necessary” methods of appealing to human reason and bringing sinners to repentance, Are thumb-screws, the stake, and the rack collateral evidence in part proof of, a “pure, benign” religion ! God forbid! Love thy neighbour; dedicate your heart and soul to the Omnipotent; also, let the guiltless cast the first stone, are Divine commands. That all the Christian graces belong exclusively to Romanism, is certainly, a vain and wicked boast. How did the supporters of Popery and the councillors of Queen Mary, obey these former heavenly mandates ? Let history tell its own tale .-Hooper, Ferrar, Rogers, Taylor, Saunders, Ridley, Latimer, Cranmer; all these worthy and eminent prelates, suffered at the hands of Papists ạ cruel, lingering death. Every school-boy remembers the account of a furious bigot, who preached a sermon to proselytize the Oxford martyrs while they were preparing for the stake; and when the pile was lit up, one of them pronouncing the immortal words, “Be of good cheer brother, we shall this day kindle such a torch in England, as I trust by God's grace, will never be extinguished.” The venerable speaker, though palsied with age and chained to a stake fronting Baliol college, thus calmly surrendered his soul unto God. Further :--the dying remorse of the apostate Primate who cried, “ Perish my unworthy hand" is a companion tragedy not yet forgotten. Incidently observe the animus of the Romish Bishop Bonner, that ceremonial master of gore, lust, and bigotry; who, sometimes whipped the prisoners and tired himself with the “benign” exercise : he also tore out the beard of a weaver, and then—as a foretaste of "holy” arguments, held the victim's hand to a lighted candle until the sinews shrunk and burst. This same priest's vehemence, when the ambassador of polygamist Henry to the Court of Rome, so incensed His Holiness that he threatened to throw Bonner into a cauldron of boiling lead. Master and man, therefore had an assimilation of animal, if not of controversial feeling. As a summary of the preceding horrors, be it known to all modern dabblers in Romish ritual, that during Mary's reign, two hundred and seventy-seven persons suffered death by fire; besides those punished with imprisonment, fines, and confiscations. Amongst the number who perished at the stake, were five bishops, twenty-one clergymen, eight lay-gentlemen, eightyfour tradesmen, fifty-five women, and four children! These comprise a total of the murders perpetrated at a given historical epoch, by the connivance and with the sanction of Popish priests; or, to borrow the Comte de Montalembert's opinion, the above cruelties were only “the sad means required to bring back the Kingdom to the unity of Catholicism.” The court or lay party, also, kept near to the acts of the Church; for the following proclamation was issued in order to win the public again to orthodoxy :-“Whosoever had any books of heresy, and did not presently burn them; without any further delay should be executed by martial law.” Concerning the social state of England, whilst subject to this bigoted government; Erasmus at the climax of a quaint description of its near ally, declares—“that our domestic condition was everything nasty."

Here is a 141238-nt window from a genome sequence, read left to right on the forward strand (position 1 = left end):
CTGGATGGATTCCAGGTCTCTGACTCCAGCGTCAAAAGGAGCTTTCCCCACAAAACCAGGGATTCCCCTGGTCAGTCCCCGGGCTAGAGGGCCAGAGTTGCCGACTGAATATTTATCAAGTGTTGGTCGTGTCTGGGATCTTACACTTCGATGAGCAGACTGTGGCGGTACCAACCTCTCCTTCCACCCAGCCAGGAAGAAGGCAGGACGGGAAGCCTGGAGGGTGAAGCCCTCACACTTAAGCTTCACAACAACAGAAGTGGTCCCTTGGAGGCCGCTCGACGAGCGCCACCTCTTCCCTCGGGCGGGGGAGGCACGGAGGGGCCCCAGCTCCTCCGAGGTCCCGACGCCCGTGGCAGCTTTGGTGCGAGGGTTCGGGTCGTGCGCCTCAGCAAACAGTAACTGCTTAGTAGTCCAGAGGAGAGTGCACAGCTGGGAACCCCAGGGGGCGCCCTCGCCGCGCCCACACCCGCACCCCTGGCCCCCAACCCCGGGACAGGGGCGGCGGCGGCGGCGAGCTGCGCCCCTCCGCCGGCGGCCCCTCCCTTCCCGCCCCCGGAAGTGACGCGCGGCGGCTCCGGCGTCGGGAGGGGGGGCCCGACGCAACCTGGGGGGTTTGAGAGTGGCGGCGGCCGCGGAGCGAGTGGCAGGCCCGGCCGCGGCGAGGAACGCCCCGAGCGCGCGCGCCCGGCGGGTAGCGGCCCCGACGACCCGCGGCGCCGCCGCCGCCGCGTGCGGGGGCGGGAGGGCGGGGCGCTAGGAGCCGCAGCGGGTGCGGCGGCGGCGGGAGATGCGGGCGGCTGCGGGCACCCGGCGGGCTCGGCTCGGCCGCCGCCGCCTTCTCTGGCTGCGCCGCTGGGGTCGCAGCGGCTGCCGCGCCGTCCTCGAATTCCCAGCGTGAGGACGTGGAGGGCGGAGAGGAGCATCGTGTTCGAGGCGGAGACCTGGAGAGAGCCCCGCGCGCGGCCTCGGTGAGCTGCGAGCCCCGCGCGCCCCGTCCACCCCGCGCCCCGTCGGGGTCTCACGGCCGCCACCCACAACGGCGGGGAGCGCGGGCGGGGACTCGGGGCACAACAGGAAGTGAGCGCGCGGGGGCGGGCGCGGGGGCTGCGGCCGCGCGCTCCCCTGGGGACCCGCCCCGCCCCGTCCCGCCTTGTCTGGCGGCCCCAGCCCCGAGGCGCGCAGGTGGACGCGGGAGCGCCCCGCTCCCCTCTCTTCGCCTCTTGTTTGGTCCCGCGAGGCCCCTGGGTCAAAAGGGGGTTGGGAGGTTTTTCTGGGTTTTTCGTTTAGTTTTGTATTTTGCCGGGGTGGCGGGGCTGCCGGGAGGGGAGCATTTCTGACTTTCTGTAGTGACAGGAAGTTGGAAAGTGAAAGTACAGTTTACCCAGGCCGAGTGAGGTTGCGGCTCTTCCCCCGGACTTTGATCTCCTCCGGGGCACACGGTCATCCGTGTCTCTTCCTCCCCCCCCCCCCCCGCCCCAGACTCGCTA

The succeeding reign of Elizabeth, in one particular, affords especial evidence about the unscrupulous means employed for the diffusion of Popery. Philip, King of Spain, had long contemplated the destruction of the Reformed Church, so as at a decisive blow to re-introduce Roman Catholicism and once more enslave the people of England. For the accomplishment of this object, he made an abortive attempt with the Spanish Armada to destroy our war-ships off the coast of Plymouth; of which (the former) crescent-shaped naval enterprise, extending seven miles from point to point, also styled Invincible-our admirals only left fifty-three out of a hundred and thirty vessels to reach the shores of Spain. So complete a victory over that gigantic fleet with its formidable living freight, was a humiliating lesson to those intrusive bigots; aye, and the old fashioned bravery which then adorned our “wooden walls,” now only slumbers until its dauntless spirit is again aroused by foreign foes.